Last month, a 60 Minutes investigation revealed that House Financial Services Chairman Spencer Bachus (R-AL) made stock trades based on information that he received in private briefings during the financial crisis of 2008. Bachus’ trades reportedly netted him around $30,000.
Following the story, Congress suddenly found an interest in blocking its members from trading on information they receive in their official capacity. The Stop Trading on Congressional Knowledge (STOCK) Act, which would ban this sort of activity, picked up dozens of co-sponsors, after it had languished for months with nearly no interest. Bachus was evidently ready and willing to move the bill forward, in an attempt to clean up his own image, but several other Republicans, including House Majority Leader Eric Cantor (R-VA), put the kibosh on that plan, according to Politico:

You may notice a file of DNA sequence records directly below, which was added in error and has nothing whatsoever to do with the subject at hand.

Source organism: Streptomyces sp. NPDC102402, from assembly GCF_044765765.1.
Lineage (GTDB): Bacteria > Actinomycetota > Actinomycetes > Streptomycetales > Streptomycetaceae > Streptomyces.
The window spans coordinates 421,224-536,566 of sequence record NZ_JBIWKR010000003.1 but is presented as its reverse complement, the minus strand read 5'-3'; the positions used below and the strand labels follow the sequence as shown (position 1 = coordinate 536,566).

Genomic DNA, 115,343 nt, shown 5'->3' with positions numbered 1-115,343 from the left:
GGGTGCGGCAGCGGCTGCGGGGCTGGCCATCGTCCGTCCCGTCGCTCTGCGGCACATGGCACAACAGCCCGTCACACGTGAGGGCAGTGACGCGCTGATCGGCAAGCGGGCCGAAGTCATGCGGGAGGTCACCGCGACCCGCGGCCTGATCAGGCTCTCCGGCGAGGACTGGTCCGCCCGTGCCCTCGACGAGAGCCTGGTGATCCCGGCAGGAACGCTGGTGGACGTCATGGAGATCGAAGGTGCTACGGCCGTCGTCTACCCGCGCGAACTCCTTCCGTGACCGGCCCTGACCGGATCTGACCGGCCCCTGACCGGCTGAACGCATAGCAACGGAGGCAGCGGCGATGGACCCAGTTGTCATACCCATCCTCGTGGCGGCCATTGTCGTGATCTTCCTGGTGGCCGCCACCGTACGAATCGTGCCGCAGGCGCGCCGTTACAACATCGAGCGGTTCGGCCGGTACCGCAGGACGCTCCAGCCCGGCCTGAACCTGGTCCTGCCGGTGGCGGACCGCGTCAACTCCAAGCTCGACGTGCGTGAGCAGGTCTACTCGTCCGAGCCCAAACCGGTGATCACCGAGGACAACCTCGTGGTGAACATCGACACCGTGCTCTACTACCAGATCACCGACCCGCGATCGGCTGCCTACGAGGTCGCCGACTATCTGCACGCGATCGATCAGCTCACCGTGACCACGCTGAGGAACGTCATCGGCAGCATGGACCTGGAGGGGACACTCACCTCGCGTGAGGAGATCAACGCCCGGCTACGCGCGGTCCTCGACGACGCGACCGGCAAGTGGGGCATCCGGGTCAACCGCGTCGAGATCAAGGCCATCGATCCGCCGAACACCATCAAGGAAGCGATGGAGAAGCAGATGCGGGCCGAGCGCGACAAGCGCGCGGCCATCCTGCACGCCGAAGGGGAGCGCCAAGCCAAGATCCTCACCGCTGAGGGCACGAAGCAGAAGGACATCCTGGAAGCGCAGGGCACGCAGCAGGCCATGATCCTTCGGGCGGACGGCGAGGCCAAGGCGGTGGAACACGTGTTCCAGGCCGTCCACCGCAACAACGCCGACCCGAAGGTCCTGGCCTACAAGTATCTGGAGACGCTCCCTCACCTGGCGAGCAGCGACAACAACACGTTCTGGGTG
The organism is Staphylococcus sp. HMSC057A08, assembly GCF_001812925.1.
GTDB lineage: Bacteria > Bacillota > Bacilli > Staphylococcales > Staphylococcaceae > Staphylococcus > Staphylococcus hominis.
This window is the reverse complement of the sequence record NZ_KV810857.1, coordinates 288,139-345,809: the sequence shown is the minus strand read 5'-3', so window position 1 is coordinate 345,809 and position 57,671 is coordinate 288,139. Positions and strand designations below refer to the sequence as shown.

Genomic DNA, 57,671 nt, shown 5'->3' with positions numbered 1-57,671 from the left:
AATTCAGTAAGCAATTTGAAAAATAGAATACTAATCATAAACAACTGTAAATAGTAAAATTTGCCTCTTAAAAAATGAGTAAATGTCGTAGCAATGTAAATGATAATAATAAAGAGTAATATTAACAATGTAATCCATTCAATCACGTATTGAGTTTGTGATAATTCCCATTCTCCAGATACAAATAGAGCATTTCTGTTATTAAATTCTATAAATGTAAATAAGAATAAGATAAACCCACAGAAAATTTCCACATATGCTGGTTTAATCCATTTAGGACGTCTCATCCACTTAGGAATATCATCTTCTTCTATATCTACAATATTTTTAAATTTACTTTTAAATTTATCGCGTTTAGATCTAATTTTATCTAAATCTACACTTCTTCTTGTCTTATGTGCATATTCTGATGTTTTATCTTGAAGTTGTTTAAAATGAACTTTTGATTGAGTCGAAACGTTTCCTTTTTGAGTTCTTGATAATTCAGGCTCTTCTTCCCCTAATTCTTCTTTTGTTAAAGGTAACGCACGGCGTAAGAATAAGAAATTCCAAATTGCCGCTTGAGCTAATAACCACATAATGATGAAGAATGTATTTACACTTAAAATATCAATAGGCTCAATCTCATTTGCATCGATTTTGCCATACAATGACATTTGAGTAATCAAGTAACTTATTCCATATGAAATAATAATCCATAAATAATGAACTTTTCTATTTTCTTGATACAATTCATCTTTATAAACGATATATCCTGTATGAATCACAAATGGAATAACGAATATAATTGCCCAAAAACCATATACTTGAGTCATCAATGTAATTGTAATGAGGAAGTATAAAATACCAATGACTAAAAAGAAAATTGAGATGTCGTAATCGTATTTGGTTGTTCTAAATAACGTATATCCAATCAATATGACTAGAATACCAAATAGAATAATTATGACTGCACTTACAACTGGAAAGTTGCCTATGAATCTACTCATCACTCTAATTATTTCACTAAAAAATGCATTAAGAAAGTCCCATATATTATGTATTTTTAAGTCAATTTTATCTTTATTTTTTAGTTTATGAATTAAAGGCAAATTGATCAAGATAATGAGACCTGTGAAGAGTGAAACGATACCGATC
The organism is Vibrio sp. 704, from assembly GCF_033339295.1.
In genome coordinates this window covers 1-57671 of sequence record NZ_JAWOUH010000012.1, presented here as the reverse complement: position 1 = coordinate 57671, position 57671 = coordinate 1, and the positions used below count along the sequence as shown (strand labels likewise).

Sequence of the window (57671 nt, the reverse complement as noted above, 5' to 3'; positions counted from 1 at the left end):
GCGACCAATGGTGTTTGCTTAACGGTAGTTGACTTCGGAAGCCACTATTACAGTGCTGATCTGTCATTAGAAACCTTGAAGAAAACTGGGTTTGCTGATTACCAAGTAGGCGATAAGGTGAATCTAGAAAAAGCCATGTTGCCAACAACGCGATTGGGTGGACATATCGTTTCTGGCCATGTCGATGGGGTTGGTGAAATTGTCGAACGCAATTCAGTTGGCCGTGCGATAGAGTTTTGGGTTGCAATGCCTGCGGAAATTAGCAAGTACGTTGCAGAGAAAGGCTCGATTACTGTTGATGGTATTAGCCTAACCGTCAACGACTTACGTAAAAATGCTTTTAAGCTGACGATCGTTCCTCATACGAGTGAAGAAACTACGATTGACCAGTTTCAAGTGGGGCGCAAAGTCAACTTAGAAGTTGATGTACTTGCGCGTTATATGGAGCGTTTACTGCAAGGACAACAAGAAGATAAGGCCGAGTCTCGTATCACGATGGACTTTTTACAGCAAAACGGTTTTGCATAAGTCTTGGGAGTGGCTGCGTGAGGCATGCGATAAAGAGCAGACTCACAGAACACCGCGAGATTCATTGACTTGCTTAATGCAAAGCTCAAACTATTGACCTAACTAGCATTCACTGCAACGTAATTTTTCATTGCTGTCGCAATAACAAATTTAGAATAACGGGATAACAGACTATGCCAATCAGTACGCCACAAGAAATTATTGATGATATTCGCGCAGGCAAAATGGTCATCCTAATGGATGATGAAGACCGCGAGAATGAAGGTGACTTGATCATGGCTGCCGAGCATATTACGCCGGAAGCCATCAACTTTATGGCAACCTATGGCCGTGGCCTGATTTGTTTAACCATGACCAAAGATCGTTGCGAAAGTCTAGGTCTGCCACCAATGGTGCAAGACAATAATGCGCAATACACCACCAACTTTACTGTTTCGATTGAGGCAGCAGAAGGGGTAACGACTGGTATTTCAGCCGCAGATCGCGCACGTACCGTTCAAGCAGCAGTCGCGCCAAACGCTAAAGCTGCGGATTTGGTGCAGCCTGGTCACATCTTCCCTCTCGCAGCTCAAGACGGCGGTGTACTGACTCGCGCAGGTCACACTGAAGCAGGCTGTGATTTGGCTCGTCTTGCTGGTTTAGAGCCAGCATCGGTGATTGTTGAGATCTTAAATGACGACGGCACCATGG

A day after Financial Services Committee Chairman Spencer Bachus said he would move forward on an insider-trading bill, Majority Leader Eric Cantor stopped him dead in his tracks.
In a Wednesday meeting described by one source as “extremely direct” and by another as “very blunt,” Cantor (R-Va.) ripped into Bachus, explaining in no uncertain terms that it was unacceptable for Bachus to mark up the bill without having run it by GOP leaders and other chairmen with jurisdiction over its provisions. The Alabama Republican abruptly canceled the vote, which was scheduled for next week. [...]
“We’re not going to cover Spencer’s ass by passing a half-baked bill,” one Republican member of the panel told POLITICO. “Even Barney Frank didn’t pass it in his two terms as chairman and Dem[ocrats] are the lead sponsors. It’s all about Spencer’s bad political position, not the contents of the policy.”
“The public has an absolute right to demand that the people they elect to represent them in Congress conduct themselves according to the highest ethical standards and do not seek to profit from their positions,” Bachus said while announcing his intention to move the legislation forward. However, it seems that his leadership doesn’t quite see things that way.